The Coast Guard begins two weeks of hearings Monday into what caused the flooding that sank a Washington-based factory ship off Alaska, forcing the evacuation of its crew of 46.
When Jonathan Jensen boarded the Alaska Juris last summer for his first stint at sea as a fishery observer, he learned early on that an alarm was supposed to sound should the crew ever need to evacuate.
But on July 26, off Alaska’s Aleutian Islands, there was no such emergency signal — indeed, no electricity — as engine-room flooding cut the power and forced the crew to abandon the Washington-based factory trawler. Instead, he says the 46 crew members were forced to rely on word-of-mouth that they all were to assemble on deck, don survival suits and climb into life rafts.
“The captain was doing his best to keep it lighthearted and us calm,” Jensen recalls. “He said, ‘When we get back on land, the first round is on me.’ ”
Just what caused the flooding — and sinking — of the 229-foot Alaska Juris on a relatively calm summer day in the Bering Sea has not been determined, and will be investigated during two weeks of Coast Guard hearings that begin Monday in Seattle. The Coast Guard hopes to be able to pinpoint factors that contributed to the sinking, and use the findings to improve safety in the fleet and prevent future high-seas mishaps.
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Jensen is not on the witness list, but more than three dozen other people are expected to be called to testify, including crew, Coast Guard inspectors and shore-side personnel involved in maintaining the Alaska Juris.
The hearing will be held in the Henry M. Jackson Federal Building in downtown Seattle, and will be livestreamed.
Alaska Juris was part of the head-and-gut fleet, a group of boats that catch and process fish in the North Pacific and that over the years have been involved in a series of serious accidents.
The vessel’s loss was the latest setback in the troubled history of its owner — Renton-based Fishing Company of Alaska, which catches and processes yellowfin sole and other fish. In 2008, the company lost another factory vessel, the Alaska Ranger, and five crew members in a disaster the Coast Guard would later attribute to the failure of an aging hull that had not been properly maintained.
Coast Guard investigators charged with the Alaska Juris investigation also will be looking at the hull — as well as piping and valves — as they try to determine what caused the engine-room flooding.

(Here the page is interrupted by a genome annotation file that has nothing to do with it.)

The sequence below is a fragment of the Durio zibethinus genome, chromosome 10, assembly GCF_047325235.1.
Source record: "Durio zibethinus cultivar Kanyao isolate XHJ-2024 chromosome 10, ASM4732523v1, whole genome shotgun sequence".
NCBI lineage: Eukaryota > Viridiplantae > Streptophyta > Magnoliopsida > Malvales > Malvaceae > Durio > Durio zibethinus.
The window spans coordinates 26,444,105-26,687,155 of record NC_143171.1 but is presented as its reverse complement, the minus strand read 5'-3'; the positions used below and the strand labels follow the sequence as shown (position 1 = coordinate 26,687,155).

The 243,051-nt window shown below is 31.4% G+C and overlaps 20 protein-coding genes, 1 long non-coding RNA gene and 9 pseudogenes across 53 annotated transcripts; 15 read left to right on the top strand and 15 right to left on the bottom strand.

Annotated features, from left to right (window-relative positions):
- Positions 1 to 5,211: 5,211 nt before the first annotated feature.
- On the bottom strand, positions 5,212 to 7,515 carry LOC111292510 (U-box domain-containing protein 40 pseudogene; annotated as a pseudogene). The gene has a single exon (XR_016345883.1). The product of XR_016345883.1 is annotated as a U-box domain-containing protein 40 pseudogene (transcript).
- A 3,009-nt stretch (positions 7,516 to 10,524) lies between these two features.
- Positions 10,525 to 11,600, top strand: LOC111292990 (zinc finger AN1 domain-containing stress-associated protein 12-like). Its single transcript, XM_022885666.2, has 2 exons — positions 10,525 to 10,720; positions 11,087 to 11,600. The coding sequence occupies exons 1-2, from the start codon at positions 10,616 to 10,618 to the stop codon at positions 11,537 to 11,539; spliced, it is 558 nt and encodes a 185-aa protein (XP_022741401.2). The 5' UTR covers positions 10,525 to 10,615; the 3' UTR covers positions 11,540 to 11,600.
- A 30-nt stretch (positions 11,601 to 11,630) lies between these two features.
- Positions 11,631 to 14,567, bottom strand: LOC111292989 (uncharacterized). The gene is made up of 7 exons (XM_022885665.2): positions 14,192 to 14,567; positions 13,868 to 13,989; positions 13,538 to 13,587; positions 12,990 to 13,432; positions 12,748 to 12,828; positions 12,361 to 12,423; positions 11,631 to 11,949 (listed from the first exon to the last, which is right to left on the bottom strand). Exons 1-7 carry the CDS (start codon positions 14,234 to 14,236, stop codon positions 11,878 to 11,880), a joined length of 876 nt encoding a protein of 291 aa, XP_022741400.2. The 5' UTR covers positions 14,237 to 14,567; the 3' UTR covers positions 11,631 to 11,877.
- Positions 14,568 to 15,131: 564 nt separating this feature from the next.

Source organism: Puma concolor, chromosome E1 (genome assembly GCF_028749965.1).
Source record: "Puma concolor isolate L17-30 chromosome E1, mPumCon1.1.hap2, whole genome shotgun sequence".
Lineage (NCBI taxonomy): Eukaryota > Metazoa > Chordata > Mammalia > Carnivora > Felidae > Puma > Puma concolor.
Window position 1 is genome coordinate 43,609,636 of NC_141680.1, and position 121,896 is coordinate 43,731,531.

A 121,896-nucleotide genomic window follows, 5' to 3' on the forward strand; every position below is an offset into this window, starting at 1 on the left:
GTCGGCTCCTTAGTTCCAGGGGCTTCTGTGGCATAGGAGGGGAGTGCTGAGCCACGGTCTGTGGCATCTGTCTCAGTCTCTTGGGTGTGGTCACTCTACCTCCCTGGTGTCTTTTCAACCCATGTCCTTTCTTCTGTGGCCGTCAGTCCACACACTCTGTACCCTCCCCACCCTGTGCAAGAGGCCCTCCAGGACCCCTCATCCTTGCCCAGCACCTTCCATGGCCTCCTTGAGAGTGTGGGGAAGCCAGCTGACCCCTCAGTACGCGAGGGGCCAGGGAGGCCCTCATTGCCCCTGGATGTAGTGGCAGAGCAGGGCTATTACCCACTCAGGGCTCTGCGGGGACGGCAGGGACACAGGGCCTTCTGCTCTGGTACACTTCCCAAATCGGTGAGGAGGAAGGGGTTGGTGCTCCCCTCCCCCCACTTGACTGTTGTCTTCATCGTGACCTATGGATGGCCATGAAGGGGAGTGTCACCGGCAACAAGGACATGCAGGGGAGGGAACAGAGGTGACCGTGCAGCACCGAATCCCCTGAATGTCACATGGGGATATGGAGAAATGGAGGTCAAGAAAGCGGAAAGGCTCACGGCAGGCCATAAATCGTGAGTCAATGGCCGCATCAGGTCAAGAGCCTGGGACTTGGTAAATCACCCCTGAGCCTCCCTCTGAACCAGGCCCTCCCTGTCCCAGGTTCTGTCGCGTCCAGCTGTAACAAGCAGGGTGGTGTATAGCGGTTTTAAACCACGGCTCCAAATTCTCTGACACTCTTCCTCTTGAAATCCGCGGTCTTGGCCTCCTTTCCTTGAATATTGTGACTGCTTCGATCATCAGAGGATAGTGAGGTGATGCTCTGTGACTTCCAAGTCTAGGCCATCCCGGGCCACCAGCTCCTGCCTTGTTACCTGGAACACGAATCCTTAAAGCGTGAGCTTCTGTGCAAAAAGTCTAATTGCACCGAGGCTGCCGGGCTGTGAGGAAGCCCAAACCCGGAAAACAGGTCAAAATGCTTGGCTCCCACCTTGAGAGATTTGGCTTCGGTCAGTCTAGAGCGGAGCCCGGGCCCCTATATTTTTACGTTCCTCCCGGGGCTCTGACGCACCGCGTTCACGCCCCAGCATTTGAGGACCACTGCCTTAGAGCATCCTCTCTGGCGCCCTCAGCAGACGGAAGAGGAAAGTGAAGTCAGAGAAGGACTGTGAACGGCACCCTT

“This is not supposed to happen,” said Cmdr. Michael DeLury, the lead Coast Guard investigator.
Officials will be on the lookout, too, for any possible sabotage. This is a routine part of any major investigation when the cause is not known, according to DeLury.
And, the investigators will look into the effectiveness of a safety programthe Coast Guard began a decade ago for this fleet.
That program includes a focus on training to help get crews safely off a ship in distress and requires equipment such as board ladders to help in an evacuation, according to Chris Woodley, a former Coast Guard safety official who helped launch the program and will testify this week.
Older vessels make up much of the head-and-gut fleet.
The Alaska Juris, for example, was built in 1975.
Jensen, the observer, said the crew used to joke that the Alaska Juris was “going to fall apart at any time.”
Jensen says the evacuation occurred under good conditions, with plenty of daylight and only modest swells. As the flooding began, he was in his bunk preparing for the noon start of another 12-hour shift as an observer contracted to monitor the catch in reports filed with the National Marine Fisheries Service.
“The cook came in and said we were abandoning the ship, and I thought it was a drill because there was no alarm,” Jensen recalls. “Then I hit the light switch, and no lights went on and I realized something may be up.”
Jensen was in one of two lifeboats that were initially tethered to the sinking Juris but eventually were cut loose. He says the occupants of his life raft were picked up some seven hours after they first abandoned ship.
By the time they were rescued, he said it was obvious the Alaska Juris was sinking ever lower in the water.
Jensen, 32, has not been deterred by that harrowing first trip from continuing his work as an observer.
He has signed up for a four-day refresher course this winter, then plans to head out on another vessel.